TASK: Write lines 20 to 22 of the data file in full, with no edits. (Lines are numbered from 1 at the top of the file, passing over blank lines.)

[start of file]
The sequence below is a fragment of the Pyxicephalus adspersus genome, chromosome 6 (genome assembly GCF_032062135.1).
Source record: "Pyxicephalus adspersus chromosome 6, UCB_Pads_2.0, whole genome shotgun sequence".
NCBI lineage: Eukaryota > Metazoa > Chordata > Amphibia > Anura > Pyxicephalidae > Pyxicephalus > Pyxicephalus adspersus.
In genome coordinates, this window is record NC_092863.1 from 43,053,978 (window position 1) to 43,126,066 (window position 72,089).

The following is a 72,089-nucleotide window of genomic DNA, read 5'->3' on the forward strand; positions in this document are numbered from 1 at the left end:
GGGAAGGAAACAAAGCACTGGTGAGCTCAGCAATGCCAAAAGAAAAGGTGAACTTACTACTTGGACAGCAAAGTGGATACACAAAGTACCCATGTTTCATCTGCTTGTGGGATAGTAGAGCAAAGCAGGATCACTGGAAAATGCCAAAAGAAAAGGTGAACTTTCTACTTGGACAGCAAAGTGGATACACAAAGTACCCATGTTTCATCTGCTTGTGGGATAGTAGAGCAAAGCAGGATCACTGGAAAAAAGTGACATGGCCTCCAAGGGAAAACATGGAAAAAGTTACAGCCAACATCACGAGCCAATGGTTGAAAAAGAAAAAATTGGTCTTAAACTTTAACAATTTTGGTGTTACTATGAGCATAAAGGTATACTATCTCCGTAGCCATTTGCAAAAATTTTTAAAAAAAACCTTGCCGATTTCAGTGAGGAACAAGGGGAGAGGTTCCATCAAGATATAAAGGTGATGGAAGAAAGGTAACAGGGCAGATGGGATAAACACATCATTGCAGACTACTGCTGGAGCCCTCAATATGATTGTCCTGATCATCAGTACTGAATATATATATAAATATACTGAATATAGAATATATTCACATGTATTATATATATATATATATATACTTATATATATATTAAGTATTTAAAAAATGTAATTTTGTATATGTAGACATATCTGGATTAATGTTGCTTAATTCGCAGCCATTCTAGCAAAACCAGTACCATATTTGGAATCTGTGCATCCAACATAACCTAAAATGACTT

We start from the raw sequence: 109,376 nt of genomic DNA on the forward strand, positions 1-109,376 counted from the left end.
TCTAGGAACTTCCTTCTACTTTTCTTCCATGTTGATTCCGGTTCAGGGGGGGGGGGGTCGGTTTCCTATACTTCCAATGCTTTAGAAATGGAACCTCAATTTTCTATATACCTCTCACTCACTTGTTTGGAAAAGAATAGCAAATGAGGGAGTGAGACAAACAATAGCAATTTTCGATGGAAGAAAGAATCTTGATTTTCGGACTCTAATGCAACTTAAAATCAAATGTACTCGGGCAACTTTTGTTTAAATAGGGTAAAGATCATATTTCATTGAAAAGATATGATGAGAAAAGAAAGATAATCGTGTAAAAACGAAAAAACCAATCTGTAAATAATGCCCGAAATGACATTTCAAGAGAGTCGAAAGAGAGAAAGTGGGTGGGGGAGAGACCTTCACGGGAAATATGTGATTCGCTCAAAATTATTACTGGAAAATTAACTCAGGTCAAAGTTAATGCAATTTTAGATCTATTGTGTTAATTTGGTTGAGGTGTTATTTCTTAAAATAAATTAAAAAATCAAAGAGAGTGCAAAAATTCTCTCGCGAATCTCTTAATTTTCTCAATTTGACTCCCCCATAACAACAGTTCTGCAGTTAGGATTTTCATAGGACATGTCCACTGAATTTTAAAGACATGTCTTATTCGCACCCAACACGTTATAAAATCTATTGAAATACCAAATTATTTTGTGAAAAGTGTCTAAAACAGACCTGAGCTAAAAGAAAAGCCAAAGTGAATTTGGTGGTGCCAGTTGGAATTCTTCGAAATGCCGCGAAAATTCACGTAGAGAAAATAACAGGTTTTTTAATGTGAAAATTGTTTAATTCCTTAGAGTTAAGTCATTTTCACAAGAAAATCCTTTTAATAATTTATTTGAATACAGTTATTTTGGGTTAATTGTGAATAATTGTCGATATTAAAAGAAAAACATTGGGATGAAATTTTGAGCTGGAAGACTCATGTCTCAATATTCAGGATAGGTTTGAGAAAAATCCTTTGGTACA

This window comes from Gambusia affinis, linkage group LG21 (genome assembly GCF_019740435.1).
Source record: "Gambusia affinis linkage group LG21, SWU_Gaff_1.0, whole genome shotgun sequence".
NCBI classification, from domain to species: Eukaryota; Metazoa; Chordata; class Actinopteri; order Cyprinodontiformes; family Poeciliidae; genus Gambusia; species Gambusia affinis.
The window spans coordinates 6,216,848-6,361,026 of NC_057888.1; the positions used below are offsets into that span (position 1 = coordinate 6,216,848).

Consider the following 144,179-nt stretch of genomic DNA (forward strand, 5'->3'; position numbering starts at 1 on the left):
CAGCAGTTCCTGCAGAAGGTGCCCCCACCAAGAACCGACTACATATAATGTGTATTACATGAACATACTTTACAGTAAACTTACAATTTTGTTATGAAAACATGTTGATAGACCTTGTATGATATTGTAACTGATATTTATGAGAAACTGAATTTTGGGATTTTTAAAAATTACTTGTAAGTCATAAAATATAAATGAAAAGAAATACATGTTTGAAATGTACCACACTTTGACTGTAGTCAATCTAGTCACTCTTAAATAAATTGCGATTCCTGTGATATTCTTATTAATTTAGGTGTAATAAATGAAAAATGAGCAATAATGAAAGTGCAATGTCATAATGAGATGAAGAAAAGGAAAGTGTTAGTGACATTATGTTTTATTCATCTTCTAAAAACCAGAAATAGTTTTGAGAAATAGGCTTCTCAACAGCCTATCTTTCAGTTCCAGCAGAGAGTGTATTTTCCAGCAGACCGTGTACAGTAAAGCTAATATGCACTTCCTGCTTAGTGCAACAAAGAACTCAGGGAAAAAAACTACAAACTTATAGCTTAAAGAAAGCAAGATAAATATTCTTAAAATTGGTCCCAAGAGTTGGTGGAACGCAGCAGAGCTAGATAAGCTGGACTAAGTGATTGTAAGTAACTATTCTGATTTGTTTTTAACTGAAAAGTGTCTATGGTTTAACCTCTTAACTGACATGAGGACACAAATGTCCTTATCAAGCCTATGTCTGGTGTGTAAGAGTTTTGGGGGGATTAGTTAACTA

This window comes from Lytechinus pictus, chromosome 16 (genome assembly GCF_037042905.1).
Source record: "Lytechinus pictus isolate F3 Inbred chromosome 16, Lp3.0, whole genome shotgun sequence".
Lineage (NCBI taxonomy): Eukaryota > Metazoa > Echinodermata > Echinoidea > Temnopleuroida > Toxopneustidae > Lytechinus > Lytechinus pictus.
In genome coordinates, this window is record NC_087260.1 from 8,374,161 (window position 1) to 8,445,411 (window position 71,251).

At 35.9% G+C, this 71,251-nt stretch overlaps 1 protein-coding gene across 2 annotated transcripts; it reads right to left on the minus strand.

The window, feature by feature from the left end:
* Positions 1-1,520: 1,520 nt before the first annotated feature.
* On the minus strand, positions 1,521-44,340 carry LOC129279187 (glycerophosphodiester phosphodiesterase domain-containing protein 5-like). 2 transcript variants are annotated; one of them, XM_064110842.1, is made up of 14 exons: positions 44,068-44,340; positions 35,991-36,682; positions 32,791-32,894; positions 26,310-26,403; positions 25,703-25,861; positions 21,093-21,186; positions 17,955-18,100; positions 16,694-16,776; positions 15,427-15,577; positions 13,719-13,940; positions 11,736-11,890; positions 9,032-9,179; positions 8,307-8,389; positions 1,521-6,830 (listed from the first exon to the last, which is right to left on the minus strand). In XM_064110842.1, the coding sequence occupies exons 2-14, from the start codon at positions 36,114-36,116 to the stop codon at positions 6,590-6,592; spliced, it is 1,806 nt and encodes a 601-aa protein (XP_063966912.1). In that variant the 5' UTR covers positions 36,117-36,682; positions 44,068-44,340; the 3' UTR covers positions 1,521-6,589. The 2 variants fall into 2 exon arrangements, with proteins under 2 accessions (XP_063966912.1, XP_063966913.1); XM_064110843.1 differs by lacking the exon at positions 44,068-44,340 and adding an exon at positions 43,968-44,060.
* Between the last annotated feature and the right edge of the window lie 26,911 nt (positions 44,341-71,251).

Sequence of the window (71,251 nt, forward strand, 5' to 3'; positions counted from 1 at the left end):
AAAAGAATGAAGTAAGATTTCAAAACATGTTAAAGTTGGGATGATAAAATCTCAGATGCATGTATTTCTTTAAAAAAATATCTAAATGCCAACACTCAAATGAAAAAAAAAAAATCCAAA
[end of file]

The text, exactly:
The window, feature by feature from the left end:
* Positions 1-1,520: 1,520 nt before the first annotated feature.
* On the minus strand, positions 1,521-44,340 carry LOC129279187 (glycerophosphodiester phosphodiesterase domain-containing protein 5-like). 2 transcript variants are annotated; one of them, XM_064110842.1, is made up of 14 exons: positions 44,068-44,340; positions 35,991-36,682; positions 32,791-32,894; positions 26,310-26,403; positions 25,703-25,861; positions 21,093-21,186; positions 17,955-18,100; positions 16,694-16,776; positions 15,427-15,577; positions 13,719-13,940; positions 11,736-11,890; positions 9,032-9,179; positions 8,307-8,389; positions 1,521-6,830 (listed from the first exon to the last, which is right to left on the minus strand). In XM_064110842.1, the coding sequence occupies exons 2-14, from the start codon at positions 36,114-36,116 to the stop codon at positions 6,590-6,592; spliced, it is 1,806 nt and encodes a 601-aa protein (XP_063966912.1). In that variant the 5' UTR covers positions 36,117-36,682; positions 44,068-44,340; the 3' UTR covers positions 1,521-6,589. The 2 variants fall into 2 exon arrangements, with proteins under 2 accessions (XP_063966912.1, XP_063966913.1); XM_064110843.1 differs by lacking the exon at positions 44,068-44,340 and adding an exon at positions 43,968-44,060.